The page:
Mum on Mls Soccer Proposal

Reluctance From Mayoral Candidates

Mayoral candidates are on the fence about a Major League Soccer (MLS) stadium proposed for Flushing Meadows- Corona Park.

In a Mayoral Forum on Sustainability held at Cooper Union Monday, Apr. 22, moderator Brian Lehrer asked candidates to raise their hands if they strongly supported the stadium- no one indicated they did.

When Lehrer asked if anyone strongly opposed the stadium, candidates kept their hands in their laps.

City Council Speaker Christine Quinn, Public Advocate Bill de Blasio, Comptroller John Liu, former Comptroller Bill Thompson, former MTA Chairman Joseph Lhota, former Bronx Borough President Adolfo Carrion, oil and supermarket tycoon John Catsimatidis, former councilman Sal Albanese and Doe Fund founder George McDonald all participated in the forum.

Liu stated his reticence to support the stadium based on past developments in parks and a lack of indication where the alienated park land would be restored.

“When they talk about alienating parkland for a stadium, they always make promises of making sure that the parkland is restored in another, different park in the borough or in the city,” Liu said. “Unfortunately, under this administration, we have seen a couple of other stadiums that have been built, and the parks facilities and spaces not being made available … until a huge amount of public pressure was put to bear on the administration. So, there’s a credibility factor here. And I certainly-in the case of the Major League Soccer stadium that’s being proposed-and I do believe the administration is pushing behind the scenes. I do not think overall it’s a good idea because they haven’t shown us exactly where they want to restore the parkland.”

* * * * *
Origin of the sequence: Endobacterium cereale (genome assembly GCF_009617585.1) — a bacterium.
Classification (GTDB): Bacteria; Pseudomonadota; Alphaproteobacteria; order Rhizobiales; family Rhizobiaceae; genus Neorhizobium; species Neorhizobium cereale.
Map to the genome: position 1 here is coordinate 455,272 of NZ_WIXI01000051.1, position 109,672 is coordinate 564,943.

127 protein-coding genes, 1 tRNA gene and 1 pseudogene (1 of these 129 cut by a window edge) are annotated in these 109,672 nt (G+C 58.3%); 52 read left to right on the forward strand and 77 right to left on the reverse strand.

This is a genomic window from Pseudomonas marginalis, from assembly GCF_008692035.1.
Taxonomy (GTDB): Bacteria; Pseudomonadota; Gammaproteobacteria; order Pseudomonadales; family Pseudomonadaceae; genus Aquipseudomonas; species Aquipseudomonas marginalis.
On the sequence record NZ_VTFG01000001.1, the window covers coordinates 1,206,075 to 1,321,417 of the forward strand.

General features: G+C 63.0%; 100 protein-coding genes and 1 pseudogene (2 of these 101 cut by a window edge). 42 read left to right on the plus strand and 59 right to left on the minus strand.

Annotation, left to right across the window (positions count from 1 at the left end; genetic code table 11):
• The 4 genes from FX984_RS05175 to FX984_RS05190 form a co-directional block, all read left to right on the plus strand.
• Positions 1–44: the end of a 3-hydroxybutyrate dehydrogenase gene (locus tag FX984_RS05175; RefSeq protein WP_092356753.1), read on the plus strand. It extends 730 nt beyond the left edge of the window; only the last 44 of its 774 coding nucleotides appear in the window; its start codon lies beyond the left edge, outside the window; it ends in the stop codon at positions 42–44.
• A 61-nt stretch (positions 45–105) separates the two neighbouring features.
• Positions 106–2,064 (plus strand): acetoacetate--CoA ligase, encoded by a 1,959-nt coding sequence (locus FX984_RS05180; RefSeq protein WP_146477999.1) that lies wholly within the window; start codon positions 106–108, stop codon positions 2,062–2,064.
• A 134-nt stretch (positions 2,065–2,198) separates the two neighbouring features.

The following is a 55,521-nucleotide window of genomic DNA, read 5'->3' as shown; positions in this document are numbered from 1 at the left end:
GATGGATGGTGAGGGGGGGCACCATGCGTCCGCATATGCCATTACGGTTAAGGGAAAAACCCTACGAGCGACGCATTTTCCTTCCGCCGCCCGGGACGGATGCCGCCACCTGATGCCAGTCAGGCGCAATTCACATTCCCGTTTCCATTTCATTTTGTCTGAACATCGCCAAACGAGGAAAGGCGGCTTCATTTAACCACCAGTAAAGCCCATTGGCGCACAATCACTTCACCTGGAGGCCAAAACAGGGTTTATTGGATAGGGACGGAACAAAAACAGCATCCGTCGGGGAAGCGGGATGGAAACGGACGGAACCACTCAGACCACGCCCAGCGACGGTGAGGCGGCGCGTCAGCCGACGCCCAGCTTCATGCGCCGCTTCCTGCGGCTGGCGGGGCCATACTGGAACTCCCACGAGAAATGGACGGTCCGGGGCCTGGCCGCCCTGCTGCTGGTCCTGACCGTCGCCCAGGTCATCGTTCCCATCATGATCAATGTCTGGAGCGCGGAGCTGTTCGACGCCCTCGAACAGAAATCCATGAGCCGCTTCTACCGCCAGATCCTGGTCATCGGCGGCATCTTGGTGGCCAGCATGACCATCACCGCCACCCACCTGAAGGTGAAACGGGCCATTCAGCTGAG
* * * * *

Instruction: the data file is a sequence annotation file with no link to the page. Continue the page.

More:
It has been reported that the project would alienate 13 acres of park land to build the 20,000-25,000 seat stadium that would host a major league soccer team

The proposed stadium comes at a crossroads for the park, where the United States Tennis Association (USTA) is requesting the alienation of .68 acres to expand the National Tennis Center and developers are eyeing a plot in College point to build what has been touted as the city’s biggest shopping mall.

Three of six affected community boards (Boards 3, 4 and 9) voted to oppose the USTA’s expansion. Boards 6, 7 and 8 supported it.

Borough President Helen Marshall sent on Apr. 11 a formal letter to the City Council supporting the expansion, adding the organization needs to supply funds for park restoration, work to engage local businesses and replace lost park land.

Park advocates have said the incremental auctioning of the park will adversely affect residents and the borough’s green space.

During a public hearing at Queens Community Board 4 on Mar. 12, members of the Fairness Coalition of Queens, a public space watchdog group, stated the development in Flushing Meadows-Corona Park is hurting children’s health.

“Every inch they take from the park is adding an inch to our children’s waists,” one member said, alluding to the obesity crisis facing Queens children.

Maria Alvarez, a resident who spoke against the USTA expansion Mar. 12, said she opposed development of the tennis center, stadium and mall and questioned the quality of jobs provided by major developers in the area.

“They promise the moon and the stars,” she said. “But in the end, everybody’s living off of Medicaid, food stamps and everything else- those are the jobs they are promising for our people.”

During the mayoral forum Apr. 22, candidates expressed a desire to make parks more accessible to lowerincome residents-a desire shared by groups who oppose the MLS stadium and USTA expansion.

All nine candidates present promised to renew Mayor Bloomberg’s goal of ensuring that every New Yorker lives within a 10-minute walk of a park.

Carrion said that public-private partnerships are a viable means to finance park improvements across the city. The city should also send more of its money to parks “where there are no wealthy partners-no central park conservancies,'” he said.

Thompson said parks and users in poorer areas are being treated like “second-class citizens.”

“It’s great to have a park that’s within a 10-minute walk, but if you look at the parks that exist, they aren’t fit to walk into,” he said.

Liu agreed there is inequity among the city’s parks, adding that the city needs to hold businesses responsible and accountable for the promises they have made to taxpayers in exchange for being able to operate in the parks.

“They have not, in many cases, lived up to the financial commitment of keeping up those parks that they operate in,” Liu said.

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